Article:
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September 2016 (Volume 94)
September 2016| Louis W. Sullivan , | Op-Ed
A significant social innovation after the Civil War was the establishment of schools and colleges to educate the freed, largely illiterate, black former slaves. The new colleges included 7 medical schools. Only two of them, Howard University College of Medicine inWashington, DC, and Meharry Medical College in Nashville, survived Abraham Flexner’s 1910 report documenting the poor educational standards at most medical schools in the United States and Canada.
A century after Flexner’s findings influenced changes that made the American system of health professions education among the best in the world, changes are again needed as we educate and prepare health professionals for the 21st century. These changes include programs to increase racial, ethnic, and socioeconomic diversity among the nation’s health professionals.
Throughout the 20th century, black Americans and their allies fought to eliminate segregation, discrimination, and bias in the nation’s educational system. The most visible victory was the 1954 US Supreme Court’s ruling in the case Brown v Board of Education. The Court stated that “separate but equal” educational systems were inherently unequal and, thus, unconstitutional. Since then, many Americans have worked to eliminate vestiges of segregation and bias in our nation. These efforts have had a mixed record of success and failure.
Of the nation’s 4,000 colleges and universities, 109 are predominantly black, including 4 of the nation’s 142 medical schools. Does the continued existence of such institutions contradict the goal of an egalitarian, diverse society?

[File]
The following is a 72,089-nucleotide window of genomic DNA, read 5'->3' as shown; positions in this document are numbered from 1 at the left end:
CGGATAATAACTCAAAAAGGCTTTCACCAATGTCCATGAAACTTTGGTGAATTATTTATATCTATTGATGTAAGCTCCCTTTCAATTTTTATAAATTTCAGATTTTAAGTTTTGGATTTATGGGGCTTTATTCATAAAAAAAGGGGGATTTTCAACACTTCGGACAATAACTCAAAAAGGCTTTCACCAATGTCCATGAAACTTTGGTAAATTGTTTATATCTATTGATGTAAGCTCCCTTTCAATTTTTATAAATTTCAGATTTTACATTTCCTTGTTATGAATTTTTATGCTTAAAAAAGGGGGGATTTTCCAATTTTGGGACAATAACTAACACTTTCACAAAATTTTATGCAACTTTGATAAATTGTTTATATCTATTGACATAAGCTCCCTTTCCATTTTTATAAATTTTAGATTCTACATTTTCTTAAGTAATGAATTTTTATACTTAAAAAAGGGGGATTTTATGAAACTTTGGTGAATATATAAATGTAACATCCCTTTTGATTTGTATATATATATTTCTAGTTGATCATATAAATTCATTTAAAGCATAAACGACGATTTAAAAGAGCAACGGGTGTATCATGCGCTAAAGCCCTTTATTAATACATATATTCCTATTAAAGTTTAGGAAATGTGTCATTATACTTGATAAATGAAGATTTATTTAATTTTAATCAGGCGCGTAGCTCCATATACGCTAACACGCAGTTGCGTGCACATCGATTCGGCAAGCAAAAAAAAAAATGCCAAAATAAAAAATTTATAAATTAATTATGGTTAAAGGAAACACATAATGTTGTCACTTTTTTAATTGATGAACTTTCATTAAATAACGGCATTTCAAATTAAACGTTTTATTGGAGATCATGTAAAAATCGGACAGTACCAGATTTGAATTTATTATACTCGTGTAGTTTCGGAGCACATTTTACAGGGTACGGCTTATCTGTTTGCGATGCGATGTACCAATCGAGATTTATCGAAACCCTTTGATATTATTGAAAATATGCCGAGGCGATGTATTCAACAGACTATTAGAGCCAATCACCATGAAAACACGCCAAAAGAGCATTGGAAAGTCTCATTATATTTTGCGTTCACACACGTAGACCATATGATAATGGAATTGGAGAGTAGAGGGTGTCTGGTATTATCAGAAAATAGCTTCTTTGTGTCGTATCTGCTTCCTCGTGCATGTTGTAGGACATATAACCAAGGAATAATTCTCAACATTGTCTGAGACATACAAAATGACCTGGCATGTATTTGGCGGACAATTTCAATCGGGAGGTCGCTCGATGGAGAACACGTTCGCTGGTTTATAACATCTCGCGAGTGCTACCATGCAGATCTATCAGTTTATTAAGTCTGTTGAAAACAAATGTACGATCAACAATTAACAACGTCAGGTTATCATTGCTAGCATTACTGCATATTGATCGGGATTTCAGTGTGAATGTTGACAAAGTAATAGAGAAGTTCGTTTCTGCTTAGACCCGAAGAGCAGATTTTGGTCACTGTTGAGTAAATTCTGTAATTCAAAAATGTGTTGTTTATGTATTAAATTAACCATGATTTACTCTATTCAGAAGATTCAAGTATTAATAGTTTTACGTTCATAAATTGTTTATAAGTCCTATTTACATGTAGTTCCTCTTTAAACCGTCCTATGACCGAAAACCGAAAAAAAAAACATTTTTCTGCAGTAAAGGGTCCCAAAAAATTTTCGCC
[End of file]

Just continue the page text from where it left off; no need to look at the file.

Leaders of historically black colleges and universities explain that their purpose is not to perpetuate segregation but, rather, to broaden the opportunities for black students and students from low-income families of every race and ethnicity to be educated in an environment where they are valued and supported. Such an environment recognizes, treasures, preserves, and teaches the history and culture of blacks and other minority populations; analyzes the social and economic challenges they face; and celebrates their contributions to their communities and to the nation.
Predominantly black institutions of higher education are hardly unique in these aims. For example, many higher education programs have been sponsored by underrepresented religious groups, including Catholics (eg, University of Notre Dame), Seventh-day Adventists (eg, Loma Linda University), and Jews (eg, Albert Einstein College of Medicine). Many of these institutions helped create opportunities for members of their faith-based groups to receive academic degrees and enter the professional workforce.
The appropriateness of these institutions and the quality of their educational programs, once controversial, ceased to be significant political issues by the second half of the 20th century. Many such institutions celebrate the ways in which religion and faith enrich the educational environment.
Health professions educational programs sponsored by predominantly black colleges and universities are comparable examples of enrichment. When accreditation bodies evaluate these institutions, they frequently find that their cultural commitments enhance and improve their educational programs. Moreover, their programs increase the number of professionals who are well trained and effective in helping patients from diverse backgrounds develop high levels of health literacy and adopt healthy behaviors.1,2
Morehouse School of Medicine (MSM) in Atlanta is one such example.3 Of the 62 4-year medical schools in the United States developed since 1950, MSM is the only one that is predominantly African American. Beginning with the charter class (1978), MSM has always had students who are white, Asian, Latino, and other ethnicities. The 22 students in the charter class included 13 blacks, 4 whites, 3 Asians, and 2 Hispanics. This diversity has continued in all subsequent classes.3
I take particular pride in MSM because its history and contributions resonate with my life experience. I was born in Atlanta in 1933 and grew up in rural Georgia during a time of legally sanctioned and enforced segregation.4 The rules and institutions of American society seemed to have been designed to imprint upon my classmates and me the notion that we were inferior beings with social, intellectual, and cultural deficits. My parents and I pushed back against such dehumanization.